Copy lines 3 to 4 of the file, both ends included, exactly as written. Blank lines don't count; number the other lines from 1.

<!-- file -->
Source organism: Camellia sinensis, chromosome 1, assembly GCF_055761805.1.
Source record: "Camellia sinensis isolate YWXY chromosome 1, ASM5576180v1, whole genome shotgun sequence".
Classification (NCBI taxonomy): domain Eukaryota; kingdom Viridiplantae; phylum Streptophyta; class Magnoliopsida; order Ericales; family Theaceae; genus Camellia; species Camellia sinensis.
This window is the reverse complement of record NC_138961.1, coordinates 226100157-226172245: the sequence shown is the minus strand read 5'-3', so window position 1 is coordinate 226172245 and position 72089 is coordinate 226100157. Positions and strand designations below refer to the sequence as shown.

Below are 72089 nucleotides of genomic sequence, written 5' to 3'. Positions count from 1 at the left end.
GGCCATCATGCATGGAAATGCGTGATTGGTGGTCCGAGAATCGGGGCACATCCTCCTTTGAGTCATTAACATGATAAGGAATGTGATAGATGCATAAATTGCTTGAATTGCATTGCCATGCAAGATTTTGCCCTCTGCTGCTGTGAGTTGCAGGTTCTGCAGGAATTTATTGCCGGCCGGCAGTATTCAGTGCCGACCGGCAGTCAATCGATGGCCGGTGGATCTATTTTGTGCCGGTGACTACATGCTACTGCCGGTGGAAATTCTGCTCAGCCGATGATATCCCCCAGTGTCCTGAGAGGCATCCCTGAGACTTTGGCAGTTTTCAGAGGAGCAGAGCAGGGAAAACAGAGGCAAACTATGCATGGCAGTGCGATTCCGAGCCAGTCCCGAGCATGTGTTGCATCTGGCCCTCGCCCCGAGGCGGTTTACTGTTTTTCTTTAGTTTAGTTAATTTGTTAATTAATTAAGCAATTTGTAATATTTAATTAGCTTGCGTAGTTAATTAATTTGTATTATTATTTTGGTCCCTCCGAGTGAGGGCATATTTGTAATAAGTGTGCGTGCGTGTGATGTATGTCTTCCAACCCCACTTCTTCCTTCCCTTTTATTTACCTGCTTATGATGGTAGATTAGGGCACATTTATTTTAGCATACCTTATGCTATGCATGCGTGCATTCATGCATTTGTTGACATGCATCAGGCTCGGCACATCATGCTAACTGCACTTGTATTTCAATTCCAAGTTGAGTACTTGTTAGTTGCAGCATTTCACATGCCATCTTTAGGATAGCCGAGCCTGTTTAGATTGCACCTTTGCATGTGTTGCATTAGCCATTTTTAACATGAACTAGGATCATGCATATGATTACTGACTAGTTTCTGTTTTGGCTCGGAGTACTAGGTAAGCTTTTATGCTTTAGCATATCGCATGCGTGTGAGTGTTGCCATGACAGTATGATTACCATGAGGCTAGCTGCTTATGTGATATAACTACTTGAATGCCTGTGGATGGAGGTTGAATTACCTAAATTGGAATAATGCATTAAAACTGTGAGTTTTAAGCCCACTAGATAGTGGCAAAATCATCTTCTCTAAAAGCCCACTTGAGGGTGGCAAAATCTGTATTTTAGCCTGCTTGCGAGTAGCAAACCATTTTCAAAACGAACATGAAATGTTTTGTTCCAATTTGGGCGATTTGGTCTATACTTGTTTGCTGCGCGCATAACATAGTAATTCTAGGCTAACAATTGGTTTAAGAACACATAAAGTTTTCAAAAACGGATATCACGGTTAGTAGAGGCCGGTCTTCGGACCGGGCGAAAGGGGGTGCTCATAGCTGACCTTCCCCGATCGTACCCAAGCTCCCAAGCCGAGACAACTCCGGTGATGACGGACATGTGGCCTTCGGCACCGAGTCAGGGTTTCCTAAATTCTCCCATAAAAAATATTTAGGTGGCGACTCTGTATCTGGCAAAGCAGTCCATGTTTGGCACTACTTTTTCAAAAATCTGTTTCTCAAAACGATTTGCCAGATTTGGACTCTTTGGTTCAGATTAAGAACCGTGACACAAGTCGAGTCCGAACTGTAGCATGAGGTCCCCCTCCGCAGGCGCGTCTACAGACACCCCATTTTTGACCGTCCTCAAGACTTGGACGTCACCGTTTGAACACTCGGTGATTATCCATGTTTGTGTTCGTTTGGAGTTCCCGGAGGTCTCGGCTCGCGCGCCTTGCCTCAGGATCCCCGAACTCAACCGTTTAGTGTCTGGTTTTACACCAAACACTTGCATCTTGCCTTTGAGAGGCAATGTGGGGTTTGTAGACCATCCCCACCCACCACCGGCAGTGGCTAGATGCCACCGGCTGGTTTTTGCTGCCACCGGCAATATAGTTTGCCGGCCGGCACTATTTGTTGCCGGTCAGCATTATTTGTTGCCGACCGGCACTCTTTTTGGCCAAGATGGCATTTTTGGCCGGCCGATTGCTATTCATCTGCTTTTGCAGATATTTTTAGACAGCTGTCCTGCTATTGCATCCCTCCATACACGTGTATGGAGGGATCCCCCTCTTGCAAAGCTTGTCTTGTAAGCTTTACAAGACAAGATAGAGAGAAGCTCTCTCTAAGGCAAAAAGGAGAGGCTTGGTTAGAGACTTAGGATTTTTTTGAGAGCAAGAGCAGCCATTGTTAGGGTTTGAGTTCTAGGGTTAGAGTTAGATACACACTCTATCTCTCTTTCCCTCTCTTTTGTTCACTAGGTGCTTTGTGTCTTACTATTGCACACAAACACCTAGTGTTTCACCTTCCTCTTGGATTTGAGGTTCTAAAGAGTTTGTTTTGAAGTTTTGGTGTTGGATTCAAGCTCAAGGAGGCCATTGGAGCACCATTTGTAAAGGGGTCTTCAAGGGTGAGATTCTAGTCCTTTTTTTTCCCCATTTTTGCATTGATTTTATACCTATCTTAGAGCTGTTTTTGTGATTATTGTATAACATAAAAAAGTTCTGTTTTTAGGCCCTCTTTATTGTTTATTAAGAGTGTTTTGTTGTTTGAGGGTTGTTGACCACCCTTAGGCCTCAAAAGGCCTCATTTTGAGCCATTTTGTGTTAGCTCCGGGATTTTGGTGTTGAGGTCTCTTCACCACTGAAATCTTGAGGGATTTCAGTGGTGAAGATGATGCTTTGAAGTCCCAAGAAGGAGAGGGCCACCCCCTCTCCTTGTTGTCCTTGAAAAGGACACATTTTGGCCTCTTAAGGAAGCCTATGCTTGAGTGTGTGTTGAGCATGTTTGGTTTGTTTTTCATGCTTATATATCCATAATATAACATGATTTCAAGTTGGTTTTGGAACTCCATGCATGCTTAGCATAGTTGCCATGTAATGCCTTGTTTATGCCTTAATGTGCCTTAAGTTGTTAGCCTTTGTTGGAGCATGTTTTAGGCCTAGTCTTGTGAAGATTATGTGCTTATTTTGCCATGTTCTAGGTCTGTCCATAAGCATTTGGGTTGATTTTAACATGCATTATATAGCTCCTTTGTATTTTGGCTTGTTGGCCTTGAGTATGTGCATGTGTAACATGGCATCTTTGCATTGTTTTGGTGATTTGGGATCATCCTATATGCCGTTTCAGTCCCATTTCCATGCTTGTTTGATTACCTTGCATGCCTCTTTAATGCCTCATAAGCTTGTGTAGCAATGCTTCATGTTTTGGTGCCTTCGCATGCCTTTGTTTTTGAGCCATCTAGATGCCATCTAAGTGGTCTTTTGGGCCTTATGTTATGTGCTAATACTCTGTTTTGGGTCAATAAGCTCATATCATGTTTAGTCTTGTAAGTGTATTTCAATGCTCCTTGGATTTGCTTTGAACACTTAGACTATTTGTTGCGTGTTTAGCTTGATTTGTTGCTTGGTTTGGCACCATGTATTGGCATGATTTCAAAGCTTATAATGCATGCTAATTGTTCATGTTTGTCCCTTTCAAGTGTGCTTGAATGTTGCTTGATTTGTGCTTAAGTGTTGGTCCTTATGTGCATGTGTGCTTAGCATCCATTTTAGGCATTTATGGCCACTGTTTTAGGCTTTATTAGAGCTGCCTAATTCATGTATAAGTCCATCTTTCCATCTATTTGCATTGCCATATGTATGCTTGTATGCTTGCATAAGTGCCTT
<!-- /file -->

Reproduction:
Classification (NCBI taxonomy): domain Eukaryota; kingdom Viridiplantae; phylum Streptophyta; class Magnoliopsida; order Ericales; family Theaceae; genus Camellia; species Camellia sinensis.
This window is the reverse complement of record NC_138961.1, coordinates 226100157-226172245: the sequence shown is the minus strand read 5'-3', so window position 1 is coordinate 226172245 and position 72089 is coordinate 226100157. Positions and strand designations below refer to the sequence as shown.